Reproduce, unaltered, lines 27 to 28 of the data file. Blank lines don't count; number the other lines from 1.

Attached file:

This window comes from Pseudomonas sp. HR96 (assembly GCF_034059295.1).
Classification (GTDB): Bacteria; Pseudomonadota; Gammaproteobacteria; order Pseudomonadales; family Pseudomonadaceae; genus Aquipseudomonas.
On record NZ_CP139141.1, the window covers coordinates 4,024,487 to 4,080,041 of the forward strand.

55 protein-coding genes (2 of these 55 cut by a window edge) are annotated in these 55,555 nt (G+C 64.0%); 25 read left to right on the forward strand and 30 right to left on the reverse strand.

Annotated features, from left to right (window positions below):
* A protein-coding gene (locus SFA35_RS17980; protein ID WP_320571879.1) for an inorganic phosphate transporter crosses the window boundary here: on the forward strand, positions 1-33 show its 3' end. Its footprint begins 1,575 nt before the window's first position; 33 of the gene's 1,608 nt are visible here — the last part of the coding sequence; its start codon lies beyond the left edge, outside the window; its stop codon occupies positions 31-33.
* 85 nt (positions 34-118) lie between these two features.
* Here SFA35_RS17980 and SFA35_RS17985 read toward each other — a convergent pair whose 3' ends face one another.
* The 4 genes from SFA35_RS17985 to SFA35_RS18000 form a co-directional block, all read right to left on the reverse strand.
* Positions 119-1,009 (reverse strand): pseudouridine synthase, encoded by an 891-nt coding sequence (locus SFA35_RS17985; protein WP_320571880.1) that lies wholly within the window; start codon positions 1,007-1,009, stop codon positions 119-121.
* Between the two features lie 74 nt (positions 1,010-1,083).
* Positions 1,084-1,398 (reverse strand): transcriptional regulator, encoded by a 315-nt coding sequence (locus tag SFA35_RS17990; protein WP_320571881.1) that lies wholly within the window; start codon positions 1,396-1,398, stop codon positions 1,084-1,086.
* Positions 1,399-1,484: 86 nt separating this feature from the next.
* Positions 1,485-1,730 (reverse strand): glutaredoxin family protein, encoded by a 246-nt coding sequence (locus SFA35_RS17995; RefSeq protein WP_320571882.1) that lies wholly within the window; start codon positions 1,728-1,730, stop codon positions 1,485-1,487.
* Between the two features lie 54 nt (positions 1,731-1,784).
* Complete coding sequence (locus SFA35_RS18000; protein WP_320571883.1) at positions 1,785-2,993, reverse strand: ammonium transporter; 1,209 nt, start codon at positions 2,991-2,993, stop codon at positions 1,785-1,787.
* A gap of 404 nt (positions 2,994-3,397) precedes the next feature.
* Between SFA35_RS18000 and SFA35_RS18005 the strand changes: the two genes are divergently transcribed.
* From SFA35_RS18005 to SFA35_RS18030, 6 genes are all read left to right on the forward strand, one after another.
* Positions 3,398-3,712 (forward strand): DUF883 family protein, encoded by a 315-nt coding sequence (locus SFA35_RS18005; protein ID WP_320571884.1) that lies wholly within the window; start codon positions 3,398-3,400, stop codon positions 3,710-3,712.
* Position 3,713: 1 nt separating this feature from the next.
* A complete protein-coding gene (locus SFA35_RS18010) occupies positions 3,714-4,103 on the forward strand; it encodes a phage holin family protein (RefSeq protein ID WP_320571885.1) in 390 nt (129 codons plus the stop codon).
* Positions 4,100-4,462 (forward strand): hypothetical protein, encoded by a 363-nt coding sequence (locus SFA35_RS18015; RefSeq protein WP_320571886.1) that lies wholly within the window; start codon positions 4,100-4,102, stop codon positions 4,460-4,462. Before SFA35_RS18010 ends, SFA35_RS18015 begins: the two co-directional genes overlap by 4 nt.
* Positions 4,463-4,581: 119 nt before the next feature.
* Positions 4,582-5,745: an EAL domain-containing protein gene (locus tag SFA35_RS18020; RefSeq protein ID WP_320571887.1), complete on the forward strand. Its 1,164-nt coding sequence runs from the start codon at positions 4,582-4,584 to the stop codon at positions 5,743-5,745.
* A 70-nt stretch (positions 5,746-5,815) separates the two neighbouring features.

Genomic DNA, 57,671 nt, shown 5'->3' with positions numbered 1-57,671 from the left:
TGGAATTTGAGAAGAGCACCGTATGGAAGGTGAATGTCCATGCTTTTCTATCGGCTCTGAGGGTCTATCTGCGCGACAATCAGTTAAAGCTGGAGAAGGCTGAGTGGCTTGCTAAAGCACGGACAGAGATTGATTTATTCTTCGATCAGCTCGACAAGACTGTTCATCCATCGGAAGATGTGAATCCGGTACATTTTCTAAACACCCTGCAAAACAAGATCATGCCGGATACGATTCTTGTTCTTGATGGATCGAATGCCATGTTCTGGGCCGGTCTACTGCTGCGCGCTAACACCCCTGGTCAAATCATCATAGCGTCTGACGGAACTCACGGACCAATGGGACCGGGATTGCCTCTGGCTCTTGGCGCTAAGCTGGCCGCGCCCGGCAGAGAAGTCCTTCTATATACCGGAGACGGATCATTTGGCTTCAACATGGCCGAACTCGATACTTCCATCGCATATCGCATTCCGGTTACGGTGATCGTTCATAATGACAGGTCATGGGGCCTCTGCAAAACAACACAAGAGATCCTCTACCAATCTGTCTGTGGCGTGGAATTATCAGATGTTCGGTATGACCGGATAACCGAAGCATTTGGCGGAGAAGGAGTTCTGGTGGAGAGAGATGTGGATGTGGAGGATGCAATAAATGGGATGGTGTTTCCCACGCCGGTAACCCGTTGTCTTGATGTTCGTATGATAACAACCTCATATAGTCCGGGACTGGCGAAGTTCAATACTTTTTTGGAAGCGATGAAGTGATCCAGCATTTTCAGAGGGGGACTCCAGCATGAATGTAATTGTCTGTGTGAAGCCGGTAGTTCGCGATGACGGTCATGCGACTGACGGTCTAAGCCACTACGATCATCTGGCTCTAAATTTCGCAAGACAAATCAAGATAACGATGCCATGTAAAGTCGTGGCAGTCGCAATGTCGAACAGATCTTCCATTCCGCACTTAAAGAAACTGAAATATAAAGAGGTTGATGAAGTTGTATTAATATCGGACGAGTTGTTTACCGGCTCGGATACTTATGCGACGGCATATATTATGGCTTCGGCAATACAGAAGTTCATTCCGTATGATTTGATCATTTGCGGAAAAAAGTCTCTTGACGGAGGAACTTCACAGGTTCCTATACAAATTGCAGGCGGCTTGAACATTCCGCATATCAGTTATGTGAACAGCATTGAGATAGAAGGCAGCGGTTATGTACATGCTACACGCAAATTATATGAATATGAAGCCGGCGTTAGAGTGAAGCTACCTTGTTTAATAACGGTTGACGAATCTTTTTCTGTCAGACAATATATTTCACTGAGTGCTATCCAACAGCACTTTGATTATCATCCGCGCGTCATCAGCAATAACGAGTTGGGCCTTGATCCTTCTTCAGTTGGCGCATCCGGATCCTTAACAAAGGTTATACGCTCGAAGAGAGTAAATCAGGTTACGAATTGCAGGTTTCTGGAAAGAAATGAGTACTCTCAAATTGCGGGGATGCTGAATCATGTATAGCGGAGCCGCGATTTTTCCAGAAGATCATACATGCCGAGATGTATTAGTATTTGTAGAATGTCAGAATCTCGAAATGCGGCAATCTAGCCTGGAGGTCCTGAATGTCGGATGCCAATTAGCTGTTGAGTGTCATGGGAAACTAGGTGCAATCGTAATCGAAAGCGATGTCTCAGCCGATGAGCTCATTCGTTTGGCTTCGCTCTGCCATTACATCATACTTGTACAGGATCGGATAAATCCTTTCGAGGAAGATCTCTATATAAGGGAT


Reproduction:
Genomic DNA, 57,671 nt, shown 5'->3' with positions numbered 1-57,671 from the left:
TGGAATTTGAGAAGAGCACCGTATGGAAGGTGAATGTCCATGCTTTTCTATCGGCTCTGAGGGTCTATCTGCGCGACAATCAGTTAAAGCTGGAGAAGGCTGAGTGGCTTGCTAAAGCACGGACAGAGATTGATTTATTCTTCGATCAGCTCGACAAGACTGTTCATCCATCGGAAGATGTGAATCCGGTACATTTTCTAAACACCCTGCAAAACAAGATCATGCCGGATACGATTCTTGTTCTTGATGGATCGAATGCCATGTTCTGGGCCGGTCTACTGCTGCGCGCTAACACCCCTGGTCAAATCATCATAGCGTCTGACGGAACTCACGGACCAATGGGACCGGGATTGCCTCTGGCTCTTGGCGCTAAGCTGGCCGCGCCCGGCAGAGAAGTCCTTCTATATACCGGAGACGGATCATTTGGCTTCAACATGGCCGAACTCGATACTTCCATCGCATATCGCATTCCGGTTACGGTGATCGTTCATAATGACAGGTCATGGGGCCTCTGCAAAACAACACAAGAGATCCTCTACCAATCTGTCTGTGGCGTGGAATTATCAGATGTTCGGTATGACCGGATAACCGAAGCATTTGGCGGAGAAGGAGTTCTGGTGGAGAGAGATGTGGATGTGGAGGATGCAATAAATGGGATGGTGTTTCCCACGCCGGTAACCCGTTGTCTTGATGTTCGTATGATAACAACCTCATATAGTCCGGGACTGGCGAAGTTCAATACTTTTTTGGAAGCGATGAAGTGATCCAGCATTTTCAGAGGGGGACTCCAGCATGAATGTAATTGTCTGTGTGAAGCCGGTAGTTCGCGATGACGGTCATGCGACTGACGGTCTAAGCCACTACGATCATCTGGCTCTAAATTTCGCAAGACAAATCAAGATAACGATGCCATGTAAAGTCGTGGCAGTCGCAATGTCGAACAGATCTTCCATTCCGCACTTAAAGAAACTGAAATATAAAGAGGTTGATGAAGTTGTATTAATATCGGACGAGTTGTTTACCGGCTCGGATACTTATGCGACGGCATATATTATGGCTTCGGCAATACAGAAGTTCATTCCGTATGATTTGATCATTTGCGGAAAAAAGTCTCTTGACGGAGGAACTTCACAGGTTCCTATACAAATTGCAGGCGGCTTGAACATTCCGCATATCAGTTATGTGAACAGCATTGAGATAGAAGGCAGCGGTTATGTACATGCTACACGCAAATTATATGAATATGAAGCCGGCGTTAGAGTGAAGCTACCTTGTTTAATAACGGTTGACGAATCTTTTTCTGTCAGACAATATATTTCACTGAGTGCTATCCAACAGCACTTTGATTATCATCCGCGCGTCATCAGCAATAACGAGTTGGGCCTTGATCCTTCTTCAGTTGGCGCATCCGGATCCTTAACAAAGGTTATACGCTCGAAGAGAGTAAATCAGGTTACGAATTGCAGGTTTCTGGAAAGAAATGAGTACTCTCAAATTGCGGGGATGCTGAATCATGTATAGCGGAGCCGCGATTTTTCCAGAAGATCATACATGCCGAGATGTATTAGTATTTGTAGAATGTCAGAATCTCGAAATGCGGCAATCTAGCCTGGAGGTCCTGAATGTCGGATGCCAATTAGCTGTTGAGTGTCATGGGAAACTAGGTGCAATCGTAATCGAAAGCGATGTCTCAGCCGATGAGCTCATTCGTTTGGCTTCGCTCTGCCATTACATCATACTTGTACAGGATCGGATAAATCCTTTCGAGGAAGATCTCTATATAAGGGAT